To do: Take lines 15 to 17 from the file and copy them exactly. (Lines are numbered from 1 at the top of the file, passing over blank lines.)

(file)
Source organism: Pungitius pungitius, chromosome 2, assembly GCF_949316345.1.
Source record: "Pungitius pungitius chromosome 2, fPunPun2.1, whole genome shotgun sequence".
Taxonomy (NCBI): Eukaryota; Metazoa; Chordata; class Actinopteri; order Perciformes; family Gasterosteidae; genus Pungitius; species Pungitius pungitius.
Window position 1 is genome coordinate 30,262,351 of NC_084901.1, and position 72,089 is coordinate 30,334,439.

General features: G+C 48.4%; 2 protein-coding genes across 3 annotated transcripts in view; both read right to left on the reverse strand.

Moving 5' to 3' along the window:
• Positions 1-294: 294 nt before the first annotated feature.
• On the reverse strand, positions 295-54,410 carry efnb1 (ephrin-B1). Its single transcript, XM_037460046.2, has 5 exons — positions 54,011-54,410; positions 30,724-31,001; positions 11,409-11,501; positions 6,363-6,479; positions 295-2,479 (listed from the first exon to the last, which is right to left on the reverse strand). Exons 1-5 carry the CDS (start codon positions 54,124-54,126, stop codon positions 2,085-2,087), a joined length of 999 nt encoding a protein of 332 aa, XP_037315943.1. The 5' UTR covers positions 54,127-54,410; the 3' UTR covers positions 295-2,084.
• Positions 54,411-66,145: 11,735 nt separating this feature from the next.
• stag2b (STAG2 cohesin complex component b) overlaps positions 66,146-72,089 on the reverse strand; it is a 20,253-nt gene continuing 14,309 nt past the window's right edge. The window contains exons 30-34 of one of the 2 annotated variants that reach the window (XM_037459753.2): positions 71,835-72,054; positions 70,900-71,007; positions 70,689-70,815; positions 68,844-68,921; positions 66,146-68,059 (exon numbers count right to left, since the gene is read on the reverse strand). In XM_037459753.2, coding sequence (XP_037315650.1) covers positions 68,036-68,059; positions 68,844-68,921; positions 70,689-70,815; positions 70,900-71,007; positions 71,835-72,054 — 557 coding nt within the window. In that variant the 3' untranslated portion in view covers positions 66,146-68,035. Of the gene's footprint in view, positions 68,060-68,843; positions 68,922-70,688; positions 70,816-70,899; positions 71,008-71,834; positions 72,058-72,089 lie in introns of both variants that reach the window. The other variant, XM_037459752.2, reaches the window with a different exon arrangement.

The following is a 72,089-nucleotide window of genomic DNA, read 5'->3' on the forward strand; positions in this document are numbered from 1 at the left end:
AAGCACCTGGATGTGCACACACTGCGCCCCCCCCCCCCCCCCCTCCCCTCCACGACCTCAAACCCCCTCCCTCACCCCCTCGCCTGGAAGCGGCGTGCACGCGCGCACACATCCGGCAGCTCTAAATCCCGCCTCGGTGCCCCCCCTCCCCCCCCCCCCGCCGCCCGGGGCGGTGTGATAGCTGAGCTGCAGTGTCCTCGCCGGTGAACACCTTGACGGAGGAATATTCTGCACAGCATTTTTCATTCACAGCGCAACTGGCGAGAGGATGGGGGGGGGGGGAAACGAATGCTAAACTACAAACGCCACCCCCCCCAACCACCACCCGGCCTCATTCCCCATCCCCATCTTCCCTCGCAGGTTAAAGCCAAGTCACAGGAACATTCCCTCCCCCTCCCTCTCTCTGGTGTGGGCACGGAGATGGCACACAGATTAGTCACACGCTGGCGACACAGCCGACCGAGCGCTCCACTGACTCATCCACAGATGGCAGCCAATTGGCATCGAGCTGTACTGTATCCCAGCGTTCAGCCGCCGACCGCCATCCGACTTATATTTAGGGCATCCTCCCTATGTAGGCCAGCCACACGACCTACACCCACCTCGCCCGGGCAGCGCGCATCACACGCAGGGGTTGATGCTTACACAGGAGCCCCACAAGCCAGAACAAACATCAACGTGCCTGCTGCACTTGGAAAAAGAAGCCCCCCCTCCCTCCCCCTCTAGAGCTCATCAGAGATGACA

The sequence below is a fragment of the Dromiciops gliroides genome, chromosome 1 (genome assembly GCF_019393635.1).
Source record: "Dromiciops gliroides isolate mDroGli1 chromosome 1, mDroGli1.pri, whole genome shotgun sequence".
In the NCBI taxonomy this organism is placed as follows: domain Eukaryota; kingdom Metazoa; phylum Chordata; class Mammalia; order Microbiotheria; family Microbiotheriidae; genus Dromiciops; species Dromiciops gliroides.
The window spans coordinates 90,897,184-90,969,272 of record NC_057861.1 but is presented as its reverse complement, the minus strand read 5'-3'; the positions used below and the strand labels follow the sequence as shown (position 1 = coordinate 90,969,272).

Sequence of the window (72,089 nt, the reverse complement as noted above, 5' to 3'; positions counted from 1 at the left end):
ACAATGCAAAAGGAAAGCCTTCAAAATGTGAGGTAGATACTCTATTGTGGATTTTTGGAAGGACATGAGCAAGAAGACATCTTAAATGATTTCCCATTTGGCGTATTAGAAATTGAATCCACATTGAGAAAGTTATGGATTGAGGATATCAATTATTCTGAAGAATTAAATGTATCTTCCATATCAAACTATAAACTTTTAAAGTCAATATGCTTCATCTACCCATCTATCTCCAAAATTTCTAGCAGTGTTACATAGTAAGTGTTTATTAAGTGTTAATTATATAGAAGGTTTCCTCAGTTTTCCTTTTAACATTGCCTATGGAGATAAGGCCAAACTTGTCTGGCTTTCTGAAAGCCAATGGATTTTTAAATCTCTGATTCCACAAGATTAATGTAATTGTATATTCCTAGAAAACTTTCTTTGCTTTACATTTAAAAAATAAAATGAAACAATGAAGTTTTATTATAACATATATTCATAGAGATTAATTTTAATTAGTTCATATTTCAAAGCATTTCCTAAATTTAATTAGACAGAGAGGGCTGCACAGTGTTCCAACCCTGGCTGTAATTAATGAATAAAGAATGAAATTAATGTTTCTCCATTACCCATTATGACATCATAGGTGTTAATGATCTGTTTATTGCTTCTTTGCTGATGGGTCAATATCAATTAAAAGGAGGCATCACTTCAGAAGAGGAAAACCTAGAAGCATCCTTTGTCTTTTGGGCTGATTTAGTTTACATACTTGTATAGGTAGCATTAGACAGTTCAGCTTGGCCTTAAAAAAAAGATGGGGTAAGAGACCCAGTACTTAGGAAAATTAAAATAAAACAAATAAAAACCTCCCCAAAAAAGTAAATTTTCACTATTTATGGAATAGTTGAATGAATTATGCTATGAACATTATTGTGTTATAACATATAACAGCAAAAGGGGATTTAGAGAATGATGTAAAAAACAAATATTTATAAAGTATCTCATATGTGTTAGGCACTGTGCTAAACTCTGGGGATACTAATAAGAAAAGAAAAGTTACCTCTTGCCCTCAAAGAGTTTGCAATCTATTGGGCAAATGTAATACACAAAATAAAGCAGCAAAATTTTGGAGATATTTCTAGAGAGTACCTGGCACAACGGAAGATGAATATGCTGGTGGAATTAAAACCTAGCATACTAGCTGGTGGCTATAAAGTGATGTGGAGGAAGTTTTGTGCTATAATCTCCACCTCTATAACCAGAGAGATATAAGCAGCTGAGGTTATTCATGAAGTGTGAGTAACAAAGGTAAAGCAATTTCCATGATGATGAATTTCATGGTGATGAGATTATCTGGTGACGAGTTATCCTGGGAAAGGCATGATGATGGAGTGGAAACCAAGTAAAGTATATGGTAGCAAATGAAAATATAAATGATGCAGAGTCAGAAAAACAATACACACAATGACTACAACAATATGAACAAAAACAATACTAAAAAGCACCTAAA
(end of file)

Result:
In the NCBI taxonomy this organism is placed as follows: domain Eukaryota; kingdom Metazoa; phylum Chordata; class Mammalia; order Microbiotheria; family Microbiotheriidae; genus Dromiciops; species Dromiciops gliroides.
The window spans coordinates 90,897,184-90,969,272 of record NC_057861.1 but is presented as its reverse complement, the minus strand read 5'-3'; the positions used below and the strand labels follow the sequence as shown (position 1 = coordinate 90,969,272).

Sequence of the window (72,089 nt, the reverse complement as noted above, 5' to 3'; positions counted from 1 at the left end):